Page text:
From Smoky Sunsets to Utility Cycling: One Man’s Solution to Climate Despair

The smoke snapped me out of my stupor.

Climate despair is a real thing. We’ve all probably had that experience, of turning away from the latest disaster event: breakaway Antarctic ice sheets the size of large cities (and imminently, of large states); of dried-up rivers and reservoirs; of thawing Arctic permafrost. We have all looked away. The crisis we’re living through is too enormous, too insurmountable to even digest, let alone act upon. Why bother, we ask ourselves, when there are much bigger actors doing all this harm to the environment? So we go about living our lives, tra-la, tra-la.

But then, the smoke came our way.

A smoke-filled sky.
Another reason to wear a mask.

Starting in about 2015, smoke from wildfires from as far away as California, Oregon, Washington and British Columbia got picked up by the jetstream and drifted all the way across the continent. The haze and smoke descended into our atmosphere, thick enough for us to smell. “Oh, shit,” I said to myself, “this is not normal. This is not right.” It’s bad enough to have to read the news of these devastating wildfires. The fact that we could “smell the news” raised that disturbing question I couldn’t shake: “Am I somehow responsible for this?” Isn’t there a direct link between our tailpipe emissions, for example, and the drought conditions that led to these wildfires? Am I making things worse just by getting in my car?

The Upper Midwest has had several seasons since then of smoky sunsets, but none that I can recall before 2015. In 2021, we couldn’t go outside without first reading the air quality index on our phones. This is the “new normal,” as they say. But on one such day in 2019, I resolved that I would no longer contribute to it. I decided that summer that I would stop driving.

OK, well, not exactly stop. My wife and I do own a minivan. We have three almost-grown children, and we care for aging parents who live nearby. But we started finding other ways to commute. My wife would take the bus downtown to work, and I would ride my bike, a conventional hybrid bike, a scant two miles away. I got a set of pannier bags that could clip on the bike rack. I got used to riding the short distance to the grocery store. And to the dentist. And the doctor’s office. And my parents’ apartment. Little by little, the radius I was willing to travel by bike got longer. When our grocery-getter car had to be retired, we opted not to replace it. Then COVID came, and my wife started telecommuting. My job changed, and my commute got longer, so now I ride an e-bike. The van sits in the driveway most of the time. What began as a question, “Could I ride my bike there?” eventually morphed into the question, “Do I have to drive there?”

We are all creatures of habit. Our lives don’t start exactly fresh every day, without a template from what we’ve done every day previously. We go about our day, taking care of business as we have always done, unless we have a compelling reason to change. So consider this:

What if we didn’t? What if we found a way to displace all of our car trips under a certain radius with other means of transportation? If you could draw a circle indicating a one-mile, two-mile, or three-mile radius from your home, how many of your weekly destinations would be enclosed in that map? When things are so deeply awry, and we know deep in our gut that something has to change, it’s a good time to dust off that old axiom: “Think globally, act locally.” Within a three-mile radius, for example.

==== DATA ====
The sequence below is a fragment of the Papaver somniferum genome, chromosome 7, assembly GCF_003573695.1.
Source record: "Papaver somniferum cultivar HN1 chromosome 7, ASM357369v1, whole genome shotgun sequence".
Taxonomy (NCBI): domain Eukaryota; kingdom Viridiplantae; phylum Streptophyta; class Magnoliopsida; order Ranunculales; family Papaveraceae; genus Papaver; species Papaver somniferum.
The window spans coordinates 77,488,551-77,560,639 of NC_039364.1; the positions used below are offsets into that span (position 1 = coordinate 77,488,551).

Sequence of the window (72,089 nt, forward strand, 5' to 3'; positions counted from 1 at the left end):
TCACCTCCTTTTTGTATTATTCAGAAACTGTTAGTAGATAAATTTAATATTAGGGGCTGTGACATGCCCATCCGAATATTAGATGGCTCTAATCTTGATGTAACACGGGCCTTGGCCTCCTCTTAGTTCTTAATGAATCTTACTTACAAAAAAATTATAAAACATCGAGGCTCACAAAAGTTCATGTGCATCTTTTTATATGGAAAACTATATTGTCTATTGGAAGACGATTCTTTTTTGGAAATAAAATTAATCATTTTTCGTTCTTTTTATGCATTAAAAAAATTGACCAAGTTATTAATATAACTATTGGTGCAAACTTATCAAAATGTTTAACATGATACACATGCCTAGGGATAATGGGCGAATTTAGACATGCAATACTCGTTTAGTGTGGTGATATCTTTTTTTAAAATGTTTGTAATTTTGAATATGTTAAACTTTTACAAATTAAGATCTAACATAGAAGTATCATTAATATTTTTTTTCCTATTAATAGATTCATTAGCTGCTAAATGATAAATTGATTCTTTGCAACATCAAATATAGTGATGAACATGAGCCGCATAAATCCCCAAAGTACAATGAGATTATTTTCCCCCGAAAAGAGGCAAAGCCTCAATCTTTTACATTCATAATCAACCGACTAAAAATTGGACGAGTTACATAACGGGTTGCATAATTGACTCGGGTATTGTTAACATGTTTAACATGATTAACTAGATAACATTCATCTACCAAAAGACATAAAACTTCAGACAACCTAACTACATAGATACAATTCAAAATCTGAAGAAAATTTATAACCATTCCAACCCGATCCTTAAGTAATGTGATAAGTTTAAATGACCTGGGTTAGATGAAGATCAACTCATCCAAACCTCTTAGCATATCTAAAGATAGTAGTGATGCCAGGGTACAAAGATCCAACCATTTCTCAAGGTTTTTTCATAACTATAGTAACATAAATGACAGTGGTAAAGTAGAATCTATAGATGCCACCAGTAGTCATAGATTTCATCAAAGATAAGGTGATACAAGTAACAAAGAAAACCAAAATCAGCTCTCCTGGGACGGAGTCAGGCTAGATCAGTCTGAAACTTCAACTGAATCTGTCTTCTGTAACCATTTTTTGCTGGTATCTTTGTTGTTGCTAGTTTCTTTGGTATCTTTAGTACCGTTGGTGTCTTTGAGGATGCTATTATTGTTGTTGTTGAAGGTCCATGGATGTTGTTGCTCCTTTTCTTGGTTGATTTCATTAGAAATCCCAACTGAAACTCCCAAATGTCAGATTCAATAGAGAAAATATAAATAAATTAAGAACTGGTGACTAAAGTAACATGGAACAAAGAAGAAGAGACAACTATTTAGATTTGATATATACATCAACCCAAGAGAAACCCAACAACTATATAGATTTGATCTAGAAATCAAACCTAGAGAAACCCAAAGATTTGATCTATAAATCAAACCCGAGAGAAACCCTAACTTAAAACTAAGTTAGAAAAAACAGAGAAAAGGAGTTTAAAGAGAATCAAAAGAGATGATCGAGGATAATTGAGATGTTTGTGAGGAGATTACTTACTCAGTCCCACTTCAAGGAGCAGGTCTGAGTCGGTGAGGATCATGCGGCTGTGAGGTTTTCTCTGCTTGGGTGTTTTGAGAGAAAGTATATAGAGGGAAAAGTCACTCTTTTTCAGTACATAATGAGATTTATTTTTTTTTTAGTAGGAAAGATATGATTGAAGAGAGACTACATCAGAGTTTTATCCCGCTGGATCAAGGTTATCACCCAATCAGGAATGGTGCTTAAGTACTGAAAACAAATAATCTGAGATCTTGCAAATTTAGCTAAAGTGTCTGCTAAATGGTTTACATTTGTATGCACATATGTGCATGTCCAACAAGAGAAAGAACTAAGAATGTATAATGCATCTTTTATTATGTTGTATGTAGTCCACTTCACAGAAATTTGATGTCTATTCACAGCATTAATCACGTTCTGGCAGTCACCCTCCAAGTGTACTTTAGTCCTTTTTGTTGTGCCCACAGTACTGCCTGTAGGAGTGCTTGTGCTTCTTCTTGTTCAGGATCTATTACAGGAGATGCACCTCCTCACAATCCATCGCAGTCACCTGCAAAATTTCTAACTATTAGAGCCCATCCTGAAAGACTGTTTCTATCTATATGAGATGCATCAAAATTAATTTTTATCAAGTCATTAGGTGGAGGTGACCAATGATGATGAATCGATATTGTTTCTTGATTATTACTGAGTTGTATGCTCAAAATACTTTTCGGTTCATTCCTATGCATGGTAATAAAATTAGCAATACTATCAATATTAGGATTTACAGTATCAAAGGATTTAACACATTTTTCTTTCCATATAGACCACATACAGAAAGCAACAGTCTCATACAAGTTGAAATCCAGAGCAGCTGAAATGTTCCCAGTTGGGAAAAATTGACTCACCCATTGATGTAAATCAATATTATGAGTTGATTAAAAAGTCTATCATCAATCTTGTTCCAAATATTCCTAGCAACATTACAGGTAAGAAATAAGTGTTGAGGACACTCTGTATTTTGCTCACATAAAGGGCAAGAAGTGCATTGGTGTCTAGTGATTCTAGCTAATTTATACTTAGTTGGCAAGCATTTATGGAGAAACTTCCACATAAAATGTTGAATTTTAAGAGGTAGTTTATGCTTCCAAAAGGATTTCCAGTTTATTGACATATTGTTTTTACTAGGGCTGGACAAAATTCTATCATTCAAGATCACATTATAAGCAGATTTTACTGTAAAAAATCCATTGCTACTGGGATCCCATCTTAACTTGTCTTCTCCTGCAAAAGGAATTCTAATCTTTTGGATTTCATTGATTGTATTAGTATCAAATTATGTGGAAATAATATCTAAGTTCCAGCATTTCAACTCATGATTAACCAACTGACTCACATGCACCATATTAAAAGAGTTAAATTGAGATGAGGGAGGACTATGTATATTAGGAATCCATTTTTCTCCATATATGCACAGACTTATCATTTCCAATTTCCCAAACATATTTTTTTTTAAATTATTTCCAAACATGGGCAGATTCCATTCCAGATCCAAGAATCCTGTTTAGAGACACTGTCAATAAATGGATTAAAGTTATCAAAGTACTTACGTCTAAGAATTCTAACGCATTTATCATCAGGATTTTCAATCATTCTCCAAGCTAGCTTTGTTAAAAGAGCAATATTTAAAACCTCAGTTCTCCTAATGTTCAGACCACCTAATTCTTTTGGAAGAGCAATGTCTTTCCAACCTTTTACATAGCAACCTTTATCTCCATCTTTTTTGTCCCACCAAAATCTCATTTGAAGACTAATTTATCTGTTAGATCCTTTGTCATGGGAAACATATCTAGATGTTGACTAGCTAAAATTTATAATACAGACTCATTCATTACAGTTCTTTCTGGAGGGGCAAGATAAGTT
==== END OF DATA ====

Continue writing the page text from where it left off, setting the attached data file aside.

I call myself a Utility Cyclist. That means I get around on my bike not for fun, not for exercise, and certainly not wearing Spandex tights with words on them. I ride in pretty much the same way I used to drive; going about my daily destinations: shopping, appointments, as well as commuting. In the three years I have been bike commuting, I reckon I have traveled at least 6,000 miles. Based on our minivan’s gas mileage, that’s equivalent to 400 gallons of gas, and two metric tons of greenhouse gases saved. And money. I saved some of that, too. But more importantly, I feel like I’m modeling (along with every other cyclist and transit user) for everyone around me that it is indeed possible to break the stranglehold that gasoline holds over our lives.

The Utility Cyclist gets ready to roll.

Family, neighbors, coworkers, even passers-by can’t help but notice a middle-aged guy riding by in a high-visibility jacket. And so a toddler in her front yard pointed at me and announced to her mother “Eewidabye!” (translation: “that man is riding a bike.”). I say hello to an 8-year-old kid riding on the sidewalk. He responds, “I’m riding a bike like you!” This can be the new normal, if we choose it. Oh, and, by the way, I find that riding my bike is wicked fun. Even in winter.

With a new climate law on the books, there is reason for hope that we may yet reach our goal of reducing greenhouse gas emissions. Even so, it will take time for the transition from combustion-based transportation to electric vehicles. The beauty of cycling is you don’t have to wait for that to happen. So please don’t wait for your own “oh, shit” moment. Find a way to cut back on those short-distance trips, for a start. It won’t prevent those disaster stories from coming, but finding ways to eliminate gasoline from your transportation diet will dissipate the sense of complicity and despair that settles around us, like smoke.

Ed Steinhauer

About Ed Steinhauer

Ed Steinhauer is a teacher and artist living in St. Paul, Minnesota.